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April 13, 2007



Some may also say that the Public Sector isn't part of "the market" in the same sense as a private company. The boundary can be blurred of course, but the "key workers" are not necessarily subject to the same pressures. Salaries are often set quite arbitrarily in my experience of working in local government. Either that or it's at a level to tempt workers out of the private sector where pay is often a fair bit higher. As there is no obvious "private sector" alternative for the Fire Service, for example, it's difficult to know how someone can work out how much a fireman is "worth".

Returning to the article, it isn't just "key workers" who are having trouble buying houses either. Do they have more of a right to own a house? It's a complaint that's already come up of course, but that's related to the assumption that everyone *should* own their own home. For some people it's probably a disadvantage.


Why do you consider subsidised housing not to be a 'perk' of a job? And maybe a necessary one to attract staff?

Mark Wadsworth

I completely and totally agree.

If a "key worker" gets subsidised housing he or she becomes a tied worker, I had a friend who was stuck in a job he didn't like for a decade because it came with a very cheap flat.

Why not just let builders build a load more houses and then prices will come down? Demand appears to be price-inelastic, if we covered all suitable brown field sites with homes at average density, that'd be one or two million houses. And a ten percent increase in supply would lead to a much larger than ten per cent fall in prices. Twenty or thirty per cent maybe?

And it doesn't matter if all the new housing is luxury executive homes, everybody will just move up a rung on the housing ladder and so people at the bottom will at least be able to get on the newly vacated bottom rung.

And how do we achieve all this? Simple. Zoning and land value tax.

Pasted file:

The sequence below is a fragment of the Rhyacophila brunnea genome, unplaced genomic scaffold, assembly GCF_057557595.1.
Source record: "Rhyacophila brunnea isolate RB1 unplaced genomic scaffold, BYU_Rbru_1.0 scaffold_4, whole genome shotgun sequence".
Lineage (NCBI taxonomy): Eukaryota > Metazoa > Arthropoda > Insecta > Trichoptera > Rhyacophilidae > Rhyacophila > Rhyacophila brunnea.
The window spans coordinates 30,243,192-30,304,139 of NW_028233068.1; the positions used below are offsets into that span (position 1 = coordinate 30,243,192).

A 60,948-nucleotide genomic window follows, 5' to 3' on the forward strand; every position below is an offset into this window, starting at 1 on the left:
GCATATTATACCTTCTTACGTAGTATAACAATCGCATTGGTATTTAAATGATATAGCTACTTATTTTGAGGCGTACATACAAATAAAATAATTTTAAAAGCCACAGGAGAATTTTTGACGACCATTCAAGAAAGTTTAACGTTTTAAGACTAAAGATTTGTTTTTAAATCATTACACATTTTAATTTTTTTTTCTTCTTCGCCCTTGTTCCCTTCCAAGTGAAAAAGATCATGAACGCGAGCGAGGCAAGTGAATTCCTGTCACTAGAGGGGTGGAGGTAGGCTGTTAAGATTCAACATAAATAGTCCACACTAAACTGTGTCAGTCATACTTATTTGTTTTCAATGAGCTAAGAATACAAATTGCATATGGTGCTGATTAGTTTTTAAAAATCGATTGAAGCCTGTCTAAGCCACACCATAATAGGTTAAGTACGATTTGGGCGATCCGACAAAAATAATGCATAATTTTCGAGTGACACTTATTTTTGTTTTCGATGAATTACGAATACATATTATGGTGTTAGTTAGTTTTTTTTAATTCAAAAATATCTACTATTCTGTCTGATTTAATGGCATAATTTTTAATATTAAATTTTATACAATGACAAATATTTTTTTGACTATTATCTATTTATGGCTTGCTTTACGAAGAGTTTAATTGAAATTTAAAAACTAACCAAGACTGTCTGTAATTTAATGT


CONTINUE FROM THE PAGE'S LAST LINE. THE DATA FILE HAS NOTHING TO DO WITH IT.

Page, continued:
Councils and housing associations are sitting on another one million vacant properties and there are one million very poor pensioners who live in three-bedroom houses. LVT would sort them out as well.


Because no politician is going to take any action that brings house prices down. Such an action would leave too many people in negative equity, alienate the buy-to let crowd and ruin the "consolidate all your debts under one secured loan" daytime TV businesses. The most us non-homeowners can hope for is that sufficent action will be taken that house prices stop rising and stabilise in the long run, and wage inflation eventually enables us to obtain mortages.

I'm afraid I also disagree with you on the notion of a key worker, but then I'm not using market economics to establish my value system. We can have a society without premiership footballers, but one without cleaners, hospital workers, carers etc would not be worth living in. It is semantics I know, but Market economics explains why the latter earn peanuts, but it can't make a normative judgement as to whether we consider the job to be "key".

Mark Wadsworth

Market economics can probably also explain why house prices crash every eighteen years in the USA and the UK and have been doing so for centuries. Next crash pencilled in for this year.